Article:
Baker’s book is subtler than his written remarks endorsing pacifism. War is an inevitability; as 1938 becomes 1939, peaceful co-existence with Germany was an impossibility no matter how many pacifists went on hunger strikes. The moral clarity to which Churchill aspired in his writings and public appearances had its counterpart in the floor speeches by Representative Jeanette Rankin of Montana (who also made news in 1917 by opposing WWI). Both seem equally deluded: Churchill genuinely believed in the edifying nature of war and Rankin in the nihilism of blood. That both forces were unofficial, uneasy, but essential partners is one of the ironies Baker and his critics miss. Pacifism may have been futile, but its adherents were the only ones who understood the nature of the Nazi threat: while FDR was sending shipfuls of Jewish refugees back to Europe and Neville Chamberlain venting silly social hostilities, pacifists, James Wolcott reminds us, risked their lives to help the endangered race. In an experience as devastating as WWII, no one emerged with clean hands, nor should we expect them to. This is why Orwell’s writings constitute the best example of how a man of reasonable intelligence thinks through the problem of evil, without delusion.
a-ha are one of those bands about whom intelligent people have written intelligent things. Ned, one of their biggest advocates over the years, re-examines Scoundrel Days, which I bet you didn’t know was their followup to their only U.S. gold album Hunting High and Low. His essay made me do the Wikipedia thing in place of real research, but you uncover strange bits of trivia: Keane isn’t the only one to noice that U2’s “Beautiful Day” bears more than a passing resemblance to a-ha’s second and last Top 20 single “The Sun Always Shines on T.V.”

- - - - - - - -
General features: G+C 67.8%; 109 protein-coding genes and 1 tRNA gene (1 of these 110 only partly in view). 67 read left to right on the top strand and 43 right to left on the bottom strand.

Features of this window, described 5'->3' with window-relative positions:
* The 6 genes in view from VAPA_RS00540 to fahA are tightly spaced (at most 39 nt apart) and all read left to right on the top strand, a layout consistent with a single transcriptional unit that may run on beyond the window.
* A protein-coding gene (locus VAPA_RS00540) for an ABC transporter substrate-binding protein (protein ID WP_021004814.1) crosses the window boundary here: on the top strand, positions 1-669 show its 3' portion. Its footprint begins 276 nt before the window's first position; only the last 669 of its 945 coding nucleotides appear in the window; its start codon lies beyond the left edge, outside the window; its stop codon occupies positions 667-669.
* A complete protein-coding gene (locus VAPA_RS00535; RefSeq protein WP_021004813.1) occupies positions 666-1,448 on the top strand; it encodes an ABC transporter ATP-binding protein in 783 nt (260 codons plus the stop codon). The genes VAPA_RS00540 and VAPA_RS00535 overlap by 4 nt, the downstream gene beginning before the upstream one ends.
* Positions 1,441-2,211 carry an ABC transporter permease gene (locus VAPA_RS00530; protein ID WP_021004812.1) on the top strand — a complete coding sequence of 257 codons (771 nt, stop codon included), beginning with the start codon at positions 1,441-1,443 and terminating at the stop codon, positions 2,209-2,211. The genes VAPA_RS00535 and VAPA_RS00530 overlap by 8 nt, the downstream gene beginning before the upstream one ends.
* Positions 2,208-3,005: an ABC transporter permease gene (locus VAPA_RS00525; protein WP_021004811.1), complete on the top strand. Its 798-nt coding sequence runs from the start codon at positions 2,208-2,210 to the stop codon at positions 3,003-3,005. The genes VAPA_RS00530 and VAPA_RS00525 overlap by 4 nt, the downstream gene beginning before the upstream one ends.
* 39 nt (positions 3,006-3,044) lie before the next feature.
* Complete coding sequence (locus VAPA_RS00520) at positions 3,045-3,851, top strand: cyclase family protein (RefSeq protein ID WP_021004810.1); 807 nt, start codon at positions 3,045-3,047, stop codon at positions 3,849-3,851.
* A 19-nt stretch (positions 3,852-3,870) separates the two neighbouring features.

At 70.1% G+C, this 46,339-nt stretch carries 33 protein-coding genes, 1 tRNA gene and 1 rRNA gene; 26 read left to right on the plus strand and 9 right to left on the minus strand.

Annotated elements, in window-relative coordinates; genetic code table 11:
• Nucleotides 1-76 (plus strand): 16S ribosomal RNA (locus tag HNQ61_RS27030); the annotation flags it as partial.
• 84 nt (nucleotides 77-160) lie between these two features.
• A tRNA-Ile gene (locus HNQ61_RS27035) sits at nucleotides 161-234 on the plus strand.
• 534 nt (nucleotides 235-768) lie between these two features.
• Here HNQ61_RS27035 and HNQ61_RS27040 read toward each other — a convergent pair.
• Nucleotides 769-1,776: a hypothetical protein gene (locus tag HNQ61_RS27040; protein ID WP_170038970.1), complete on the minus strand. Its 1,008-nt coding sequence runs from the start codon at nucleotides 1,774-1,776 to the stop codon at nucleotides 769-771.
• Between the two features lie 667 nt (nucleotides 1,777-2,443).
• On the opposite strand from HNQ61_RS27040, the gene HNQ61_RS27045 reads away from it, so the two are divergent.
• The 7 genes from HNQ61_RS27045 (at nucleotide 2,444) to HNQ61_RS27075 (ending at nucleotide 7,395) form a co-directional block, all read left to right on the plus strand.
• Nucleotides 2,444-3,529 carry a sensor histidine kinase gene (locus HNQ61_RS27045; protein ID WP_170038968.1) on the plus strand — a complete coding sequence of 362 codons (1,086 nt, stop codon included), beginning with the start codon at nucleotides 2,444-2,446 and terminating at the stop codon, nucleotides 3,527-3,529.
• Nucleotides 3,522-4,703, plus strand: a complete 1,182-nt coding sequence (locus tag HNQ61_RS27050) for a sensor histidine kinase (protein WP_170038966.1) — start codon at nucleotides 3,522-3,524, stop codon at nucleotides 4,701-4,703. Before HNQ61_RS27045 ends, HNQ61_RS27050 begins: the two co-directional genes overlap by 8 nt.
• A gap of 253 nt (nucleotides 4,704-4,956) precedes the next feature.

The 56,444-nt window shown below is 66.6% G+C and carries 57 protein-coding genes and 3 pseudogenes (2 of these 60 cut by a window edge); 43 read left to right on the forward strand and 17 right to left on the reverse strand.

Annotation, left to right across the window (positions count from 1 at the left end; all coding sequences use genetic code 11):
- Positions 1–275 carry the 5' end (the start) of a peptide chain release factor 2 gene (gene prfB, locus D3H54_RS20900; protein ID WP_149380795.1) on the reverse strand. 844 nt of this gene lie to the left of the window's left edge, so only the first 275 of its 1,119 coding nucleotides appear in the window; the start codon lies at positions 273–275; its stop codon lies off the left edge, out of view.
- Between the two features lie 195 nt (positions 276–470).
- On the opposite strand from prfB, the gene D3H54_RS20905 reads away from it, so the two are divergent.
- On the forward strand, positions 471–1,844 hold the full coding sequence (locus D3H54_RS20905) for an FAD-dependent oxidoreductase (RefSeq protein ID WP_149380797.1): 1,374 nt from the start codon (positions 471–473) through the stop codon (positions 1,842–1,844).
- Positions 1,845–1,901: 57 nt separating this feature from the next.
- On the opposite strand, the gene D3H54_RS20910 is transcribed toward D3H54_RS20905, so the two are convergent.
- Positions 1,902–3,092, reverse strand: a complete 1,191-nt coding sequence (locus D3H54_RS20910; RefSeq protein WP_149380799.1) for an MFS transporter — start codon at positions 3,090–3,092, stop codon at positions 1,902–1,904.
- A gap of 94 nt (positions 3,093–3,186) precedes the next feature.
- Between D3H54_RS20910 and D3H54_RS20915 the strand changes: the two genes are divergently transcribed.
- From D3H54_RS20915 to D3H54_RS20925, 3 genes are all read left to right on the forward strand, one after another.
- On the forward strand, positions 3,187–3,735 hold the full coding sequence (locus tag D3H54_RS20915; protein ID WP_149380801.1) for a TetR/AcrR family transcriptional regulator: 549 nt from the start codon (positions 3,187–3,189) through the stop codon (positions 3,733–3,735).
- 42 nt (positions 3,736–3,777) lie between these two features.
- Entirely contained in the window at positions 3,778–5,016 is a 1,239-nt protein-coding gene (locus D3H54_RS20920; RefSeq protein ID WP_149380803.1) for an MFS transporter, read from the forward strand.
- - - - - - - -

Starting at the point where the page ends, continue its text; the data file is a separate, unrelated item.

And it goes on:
As for me, every time I’ve heard “Take On Me” in the last eight years I’ve been very drunk in a club, and it sounds like bliss, like ten thousand seraphim chanting the name of the Lord — and it’s got nothing to do with the video. The fadeout — in which singer Morten Harket’s unearthly alto competes with doubletracked harmonies trying to quelch him — is exactly what I mean.
Very rare interview with the Go-Betweens in 1988. Check out Robert Forster, unbuttoning his shirt. They all look knackered.
INTERVIEWER: What would be “immoral” literature?
JOHN GARDNER: Mainly, fiction goes immoral when it stops being fair, when it stops trusting the laboratory experiment…I would agree with people who get nervous around the world morality, because usually the people who shout “immoral” are those who want to censor things, or think that all bathroom scenes or bedroom scenes or whatever are wicked. That kind of morality is life-denying, evil. But I do think morality is a real thing that’s worth talking about…It means what it means, and the fact that it’s out of style doesn’t matter very much. It’s like patriotism, which as got a very bad name because devils keep yelling for it. Ultimately patriotism ought not to mean that you hate all other countries. It ought to mean that you love certain things about your country; you don’t want them to change. Unfortunately, when you say “patriotism,” everybody goes “aargh.” Same thing with morality.
— The Paris Review Interview, 1979.
My review of the informative This is Your Brain On Music, a book as free of pedantry as my high school band class was not.